About 30 sightings have been reported since 2004. Many people now point to these as the most convincing evidence, and misrepresent the skepticism over sight records. All sightings to date have been extremely brief glimpses of birds, most were flying away, and most were viewed by a lone observer without the aid of binoculars. All sightings emphasize a single field mark - the white trailing edge of the wing. Some mention vague and subjective (and inconsistent) impressions of size and shape. Other distinctive field marks (such as the large pale bill) have not been seen. Several of the observers actually admit that they are not certain what they saw.

The psychology of perception is very well-studied (1) and shows that all kinds of observer effects can operate subconsciously to alter perception and cause misinterpretation. This is particularly true when the thing being observed is ambiguous (such as a very brief and incomplete view of a bird flying away). What we perceive under those circumstances is easily influenced by expectations, peer pressure, hope, and many other factors.

As most birders know from personal experience, the excitement and anticipation of searching for any reported rare bird often generates spontaneous "false positive" sightings of the sought-after species. Our perception can be very different from reality, and the expression "I know what I saw" is never strictly true. The heightened excitement of the search could easily cause some observers to misinterpret the white wing pattern on a bird glimpsed flying away.

This is why experienced birders repeatedly emphasize the importance of seeing more than one field mark to double-check an identification, and of seeing a bird long enough to confirm and reconfirm all of the observed features. That is still no guarantee of accurate perception, but even that minimum threshold is not met by any of the reported Ivory-billed Woodpecker sightings.

The skeptical position is not in any way a rejection of the value of sight records in birding. Skeptics include the vast majority of North America's most experienced birders, who all rely on sight records but understand how easy it is to make a mistake. Questioning these sight records does not question the honesty or integrity of the observers, it simply acknowledges the fact that perception can be flawed, and that brief views are easily misinterpreted. All observers are fallible, and errors in bird identification are common. The bottom line is that there is simply no way of knowing what was seen.

Proponents often argue that when skeptics discount the eyewitness reports they are setting unreasonably high standards for the evidence. This is not true, and ignores the fundamental weakness of the evidence to date. The opinions of many skeptics would change based on a single sighting of a bird watched for a substantial period of time (even one minute would do), seen through binoculars, with multiple field marks studied and reconfirmed. Experience with other rare birds, especially resident species, suggests that any valid sighting should very quickly lead to more sightings. A pattern of sightings by independent observers, of birds well-seen and studied (not just flying away), would be convincing to most birders even without photos, at least for a while. But even that confidence would fade if the sightings did not eventually lead to verifiable evidence such as clear photos or video.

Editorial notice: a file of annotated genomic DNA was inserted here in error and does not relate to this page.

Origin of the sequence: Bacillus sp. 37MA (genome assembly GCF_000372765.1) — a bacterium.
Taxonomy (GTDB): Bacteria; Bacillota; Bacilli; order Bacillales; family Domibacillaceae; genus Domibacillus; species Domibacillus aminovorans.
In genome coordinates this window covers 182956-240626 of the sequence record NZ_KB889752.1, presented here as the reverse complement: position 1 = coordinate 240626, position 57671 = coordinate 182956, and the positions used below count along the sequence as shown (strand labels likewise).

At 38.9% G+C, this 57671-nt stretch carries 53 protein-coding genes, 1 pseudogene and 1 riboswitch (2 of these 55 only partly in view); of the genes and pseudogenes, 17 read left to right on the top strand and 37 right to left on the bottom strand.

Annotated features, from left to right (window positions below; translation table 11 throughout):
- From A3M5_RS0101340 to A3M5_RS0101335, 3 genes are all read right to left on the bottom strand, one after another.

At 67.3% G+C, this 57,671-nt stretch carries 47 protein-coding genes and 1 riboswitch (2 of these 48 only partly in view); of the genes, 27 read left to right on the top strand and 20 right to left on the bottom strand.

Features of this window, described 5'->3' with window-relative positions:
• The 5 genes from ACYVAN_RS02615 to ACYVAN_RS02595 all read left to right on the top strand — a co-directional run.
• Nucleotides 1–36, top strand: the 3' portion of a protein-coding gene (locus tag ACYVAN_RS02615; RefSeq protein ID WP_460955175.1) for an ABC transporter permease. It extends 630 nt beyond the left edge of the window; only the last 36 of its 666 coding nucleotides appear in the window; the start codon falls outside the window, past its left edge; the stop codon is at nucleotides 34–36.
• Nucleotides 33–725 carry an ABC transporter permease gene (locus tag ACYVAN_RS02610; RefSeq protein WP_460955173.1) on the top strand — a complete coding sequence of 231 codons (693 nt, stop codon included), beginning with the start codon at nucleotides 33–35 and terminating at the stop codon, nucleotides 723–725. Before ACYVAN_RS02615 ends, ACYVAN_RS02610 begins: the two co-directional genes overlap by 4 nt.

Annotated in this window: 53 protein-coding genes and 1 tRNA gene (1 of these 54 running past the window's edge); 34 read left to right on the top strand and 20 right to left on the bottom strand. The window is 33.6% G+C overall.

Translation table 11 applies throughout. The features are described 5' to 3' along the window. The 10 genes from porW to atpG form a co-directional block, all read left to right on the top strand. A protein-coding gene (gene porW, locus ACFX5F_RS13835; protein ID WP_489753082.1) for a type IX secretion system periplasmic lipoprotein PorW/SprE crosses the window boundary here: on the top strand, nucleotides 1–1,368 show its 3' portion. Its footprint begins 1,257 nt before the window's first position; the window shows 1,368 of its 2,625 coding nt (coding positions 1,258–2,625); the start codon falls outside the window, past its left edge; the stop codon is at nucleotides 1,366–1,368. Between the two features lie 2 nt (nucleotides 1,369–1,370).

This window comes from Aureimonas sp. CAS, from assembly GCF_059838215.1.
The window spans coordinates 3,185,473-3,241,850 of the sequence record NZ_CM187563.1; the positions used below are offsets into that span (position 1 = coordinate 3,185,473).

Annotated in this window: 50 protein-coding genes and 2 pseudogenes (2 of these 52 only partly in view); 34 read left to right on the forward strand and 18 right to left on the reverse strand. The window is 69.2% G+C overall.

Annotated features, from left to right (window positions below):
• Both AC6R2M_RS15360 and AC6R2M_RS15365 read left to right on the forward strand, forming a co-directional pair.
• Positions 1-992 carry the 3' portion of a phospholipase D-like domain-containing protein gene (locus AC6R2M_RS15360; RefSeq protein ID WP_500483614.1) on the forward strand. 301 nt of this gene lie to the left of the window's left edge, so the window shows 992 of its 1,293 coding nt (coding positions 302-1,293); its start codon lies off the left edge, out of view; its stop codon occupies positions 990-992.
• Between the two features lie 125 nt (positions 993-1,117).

This level of evidence - redundant sightings and photos - is not difficult to reach with any other North American bird. Yet the Ivory-billed Woodpecker, supposedly resident in a defined area of wooded habitat and reportedly seen by a few observers, still cannot be found and confirmed by thousands of searchers. The continuing absence of any confirmation has caused many birders to reexamine the reported sightings of Ivory-billeds in that context. Should we put more faith in the few reported glimpses, or the countless thousands of hours of unsuccessful follow-up search efforts?

Proponents argue that the sightings are unquestionable and that the species must have become very silent and secretive since the 1940s, and thus very difficult to find. Skeptics argue that all sightings are inherently questionable, and do not confirm the bird's presence, let alone a change in behavior. Accepting the sightings requires one to ignore mounting negative evidence and to invoke a radical and speculative (and unlikely) hypothesis of behavioral change (3). It now seems far more likely that the few reported sightings involve simple, everyday mistakes in perception, and the reason the bird cannot be confirmed is because it is not there.

The Draft Recovery Plan

The authors of the plan admit that confirmation is lacking, but still insist that the evidence is "convincing" and strong enough to warrant a potential $27.7 million of spending in five years (2006! to 2010) which is nearly 5% of the Endangered Species Program's total budget for those years. Some of the money (about half) would be spent on habitat management, the rest on search efforts and research, but regardless of how it's being spent $27 million of public money is too much for an unconfirmed species and could be more beneficial to other species.

The Draft Plan (p. 3) defends this high level of attention by stating that "the U. S. Fish and Wildlife Service is charged to promote conservation and recovery of this species" [emphasis added]. But the U. S. Fish and Wildlife Service is charged to promote the conservation and recovery of all threatened and endangered species, not just this one. Making the Ivory-billed such a high priority inevitably diverts resources from other species.